09 April 2003, 03:17

Vazha Pshavela

Real name: Luka Pavlovich Razikashvili.

Well-known Georgian writer, a classic of Georgian literature.

Born July 12 (26), 1861, in the village of Chargali, Dusheti County, in a family of clergyman. Studied in Telavi Cleric College and Gori Teaching Seminary, where he became close to Georgian populists (narodniki). Upon finishing the seminary in 1882, became a rural teacher; protected the peasants from oppression. In 1883, entered Law Department of St. Petersburg University as a non-credit student, but returned to his homeland in 1884 due to financial restraints. Ploughed, grazed sheep, and hunted. Vazha Pshavela started his literature activities in mid-1880s. In his works, he portrayed everyday life and psychology of his contemporary Pshavs. Vazha Pshavela is the author of 36 epics, about 400 poems, plays, and stories, as well as ethnographic, journalistic, and critic articles. He pictured the highlanders' life almost exactly ethnographically and still recreated an entire world of mythological concepts. In his poetry, the poet addressed the heroic past of his people and appealed to the struggle against external and internal enemies (poems A Wounded Snow Leopard (1890), A Letter of a Pshav Soldier to His Mother (1915), etc.). In his best epic compositions, Vazha Pshavela exposed the problems of interaction between an individual and a society, a human and nature, love and duty before the nation. A conflict between an individual and a temi (community) is depicted in epics Aluda Ketelauri (1888, Russian translation 1939) and Guest and Host (1893, Russian translation 1935); its characters choose against some obsolete laws of their community. The poet's preferences are strong-willed people, their dignity, and zeal for freedom. The same themes are touched in the play The Rejected One (1894). Vazha Pshavela idealized the Pshavs' old rituals, their purity, and non-degeneracy with the "false civilization". The wise man Mindia in the epic Snake-Eater (1901, Russian translation 1934) dies because he cannot reconcile his ideals with the needs of his family and society. The epic Bakhtrioni (1892, Russian translation 1943) narrates on participation of the Georgian highlander tribes in the uprising of Kakheti (East Georgia) against the Iranian subjugators in 1659.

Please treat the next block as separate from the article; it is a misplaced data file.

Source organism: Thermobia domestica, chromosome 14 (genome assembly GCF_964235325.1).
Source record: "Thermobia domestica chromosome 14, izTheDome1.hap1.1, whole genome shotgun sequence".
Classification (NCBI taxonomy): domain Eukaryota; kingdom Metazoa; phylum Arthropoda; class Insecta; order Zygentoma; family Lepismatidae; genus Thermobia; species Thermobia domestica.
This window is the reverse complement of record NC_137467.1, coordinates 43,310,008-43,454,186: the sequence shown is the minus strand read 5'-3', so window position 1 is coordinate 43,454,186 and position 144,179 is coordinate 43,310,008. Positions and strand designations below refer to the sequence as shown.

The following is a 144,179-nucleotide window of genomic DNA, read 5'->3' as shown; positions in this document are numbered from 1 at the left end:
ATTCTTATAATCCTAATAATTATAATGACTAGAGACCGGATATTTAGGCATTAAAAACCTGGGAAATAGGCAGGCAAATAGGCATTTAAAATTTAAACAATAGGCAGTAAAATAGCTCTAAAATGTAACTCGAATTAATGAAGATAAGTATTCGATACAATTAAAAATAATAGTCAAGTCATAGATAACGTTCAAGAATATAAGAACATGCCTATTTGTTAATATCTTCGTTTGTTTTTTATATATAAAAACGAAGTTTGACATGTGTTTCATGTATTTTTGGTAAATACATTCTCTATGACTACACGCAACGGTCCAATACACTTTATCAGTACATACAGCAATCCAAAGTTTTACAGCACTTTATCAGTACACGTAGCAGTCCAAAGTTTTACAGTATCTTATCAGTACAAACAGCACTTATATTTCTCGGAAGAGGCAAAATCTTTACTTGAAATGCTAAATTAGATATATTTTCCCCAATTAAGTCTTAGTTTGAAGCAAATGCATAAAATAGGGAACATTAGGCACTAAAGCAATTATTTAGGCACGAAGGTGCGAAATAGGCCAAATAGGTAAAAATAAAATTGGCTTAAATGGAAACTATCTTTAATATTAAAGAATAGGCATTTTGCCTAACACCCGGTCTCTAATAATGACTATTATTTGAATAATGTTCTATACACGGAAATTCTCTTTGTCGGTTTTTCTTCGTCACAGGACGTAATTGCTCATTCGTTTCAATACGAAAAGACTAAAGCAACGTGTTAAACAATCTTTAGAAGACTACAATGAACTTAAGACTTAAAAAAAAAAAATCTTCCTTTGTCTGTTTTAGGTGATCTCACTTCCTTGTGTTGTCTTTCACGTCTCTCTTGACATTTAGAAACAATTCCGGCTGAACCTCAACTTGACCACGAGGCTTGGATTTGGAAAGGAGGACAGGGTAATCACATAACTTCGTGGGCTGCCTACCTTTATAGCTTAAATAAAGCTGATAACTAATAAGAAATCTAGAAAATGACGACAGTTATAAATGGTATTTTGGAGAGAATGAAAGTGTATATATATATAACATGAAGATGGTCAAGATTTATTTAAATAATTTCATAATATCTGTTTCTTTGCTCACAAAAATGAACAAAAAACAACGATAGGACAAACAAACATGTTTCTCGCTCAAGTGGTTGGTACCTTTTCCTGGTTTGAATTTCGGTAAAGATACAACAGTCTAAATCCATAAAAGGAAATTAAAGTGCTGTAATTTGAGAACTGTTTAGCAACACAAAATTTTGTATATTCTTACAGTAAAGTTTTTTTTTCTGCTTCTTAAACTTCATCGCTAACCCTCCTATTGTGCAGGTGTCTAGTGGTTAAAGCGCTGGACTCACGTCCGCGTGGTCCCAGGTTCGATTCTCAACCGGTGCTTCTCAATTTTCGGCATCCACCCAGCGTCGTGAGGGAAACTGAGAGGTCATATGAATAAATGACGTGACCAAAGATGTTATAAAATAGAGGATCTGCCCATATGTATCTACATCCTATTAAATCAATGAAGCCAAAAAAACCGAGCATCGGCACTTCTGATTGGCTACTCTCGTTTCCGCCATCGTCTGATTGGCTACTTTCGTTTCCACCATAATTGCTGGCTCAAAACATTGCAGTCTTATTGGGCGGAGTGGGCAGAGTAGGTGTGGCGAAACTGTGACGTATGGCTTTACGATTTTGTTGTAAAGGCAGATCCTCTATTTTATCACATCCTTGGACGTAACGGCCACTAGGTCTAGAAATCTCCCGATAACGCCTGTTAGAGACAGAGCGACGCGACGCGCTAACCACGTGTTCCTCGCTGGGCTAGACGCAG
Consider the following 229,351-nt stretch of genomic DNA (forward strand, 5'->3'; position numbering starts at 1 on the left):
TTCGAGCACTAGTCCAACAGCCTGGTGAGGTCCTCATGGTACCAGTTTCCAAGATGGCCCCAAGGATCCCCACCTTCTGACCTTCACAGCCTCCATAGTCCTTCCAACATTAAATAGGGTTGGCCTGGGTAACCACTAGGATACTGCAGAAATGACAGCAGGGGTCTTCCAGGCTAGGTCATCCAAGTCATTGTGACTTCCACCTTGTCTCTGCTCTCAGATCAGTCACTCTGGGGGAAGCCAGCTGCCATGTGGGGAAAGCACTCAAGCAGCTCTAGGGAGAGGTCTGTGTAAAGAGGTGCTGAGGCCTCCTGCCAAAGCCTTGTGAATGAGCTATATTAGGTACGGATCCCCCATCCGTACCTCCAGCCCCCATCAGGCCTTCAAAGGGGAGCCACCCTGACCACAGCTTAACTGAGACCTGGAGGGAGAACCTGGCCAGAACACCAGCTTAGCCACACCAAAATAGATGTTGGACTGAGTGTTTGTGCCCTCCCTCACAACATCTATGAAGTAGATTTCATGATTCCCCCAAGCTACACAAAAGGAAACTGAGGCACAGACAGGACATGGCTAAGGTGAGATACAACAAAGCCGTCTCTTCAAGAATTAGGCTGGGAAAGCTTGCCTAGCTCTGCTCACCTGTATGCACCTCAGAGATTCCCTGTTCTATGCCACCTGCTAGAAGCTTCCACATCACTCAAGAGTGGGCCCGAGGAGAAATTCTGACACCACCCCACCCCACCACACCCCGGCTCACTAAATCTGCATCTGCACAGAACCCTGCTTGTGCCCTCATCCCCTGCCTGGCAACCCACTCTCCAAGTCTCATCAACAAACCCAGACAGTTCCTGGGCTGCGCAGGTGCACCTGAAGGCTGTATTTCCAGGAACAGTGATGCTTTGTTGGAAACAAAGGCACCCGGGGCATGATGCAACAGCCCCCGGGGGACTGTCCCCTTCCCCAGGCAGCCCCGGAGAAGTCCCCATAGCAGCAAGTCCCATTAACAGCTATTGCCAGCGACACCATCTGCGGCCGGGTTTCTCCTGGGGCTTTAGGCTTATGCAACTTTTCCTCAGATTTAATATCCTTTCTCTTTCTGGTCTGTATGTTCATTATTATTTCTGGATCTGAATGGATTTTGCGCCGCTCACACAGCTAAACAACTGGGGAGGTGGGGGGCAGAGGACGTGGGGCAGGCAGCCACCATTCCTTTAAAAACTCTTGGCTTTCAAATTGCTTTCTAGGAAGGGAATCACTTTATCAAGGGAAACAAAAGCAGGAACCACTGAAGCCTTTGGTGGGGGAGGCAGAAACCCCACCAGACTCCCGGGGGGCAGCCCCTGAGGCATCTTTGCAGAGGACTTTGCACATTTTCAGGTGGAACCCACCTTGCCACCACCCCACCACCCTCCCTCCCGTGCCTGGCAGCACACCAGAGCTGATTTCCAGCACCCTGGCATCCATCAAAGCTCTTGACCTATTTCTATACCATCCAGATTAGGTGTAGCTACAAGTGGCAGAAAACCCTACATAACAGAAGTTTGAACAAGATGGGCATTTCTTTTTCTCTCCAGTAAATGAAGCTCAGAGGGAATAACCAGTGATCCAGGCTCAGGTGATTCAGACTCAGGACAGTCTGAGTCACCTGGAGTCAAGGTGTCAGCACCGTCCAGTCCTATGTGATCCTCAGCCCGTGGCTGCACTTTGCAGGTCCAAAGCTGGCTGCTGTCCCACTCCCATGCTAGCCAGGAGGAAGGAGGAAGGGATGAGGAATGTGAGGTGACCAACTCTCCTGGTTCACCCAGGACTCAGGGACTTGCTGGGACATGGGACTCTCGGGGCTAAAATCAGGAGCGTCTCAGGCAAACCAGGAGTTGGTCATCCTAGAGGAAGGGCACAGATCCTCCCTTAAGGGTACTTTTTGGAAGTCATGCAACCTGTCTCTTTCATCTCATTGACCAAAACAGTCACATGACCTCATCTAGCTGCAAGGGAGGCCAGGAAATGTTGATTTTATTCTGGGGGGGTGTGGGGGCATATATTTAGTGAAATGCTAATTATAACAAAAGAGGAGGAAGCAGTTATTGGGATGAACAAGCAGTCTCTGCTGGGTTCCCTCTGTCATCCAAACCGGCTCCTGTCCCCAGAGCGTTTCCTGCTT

As a nature admirer, Vazha Pshavela knows no comparison in Georgian poetry. His landscapes are full of motion and internal conflicts. The language is saturated with all the riches of his native language, and yet this is an impeccably exact literary language. Thanks to excellent translations into Russian (by N. Zabolotsky, V. Derzhavin, B. Pasternak, S. Spassky, and others), Vazha Pshavela's compositions became available to representatives of other nationalities of the ex-USSR. Vazha Pshavela's works have also been translated into many foreign languages.

Vazha Pshavela died in Tiflis on June 27 (July 10), 1915. Buried ibidem, in the Pantheon of the Mtatsminda Mountain.

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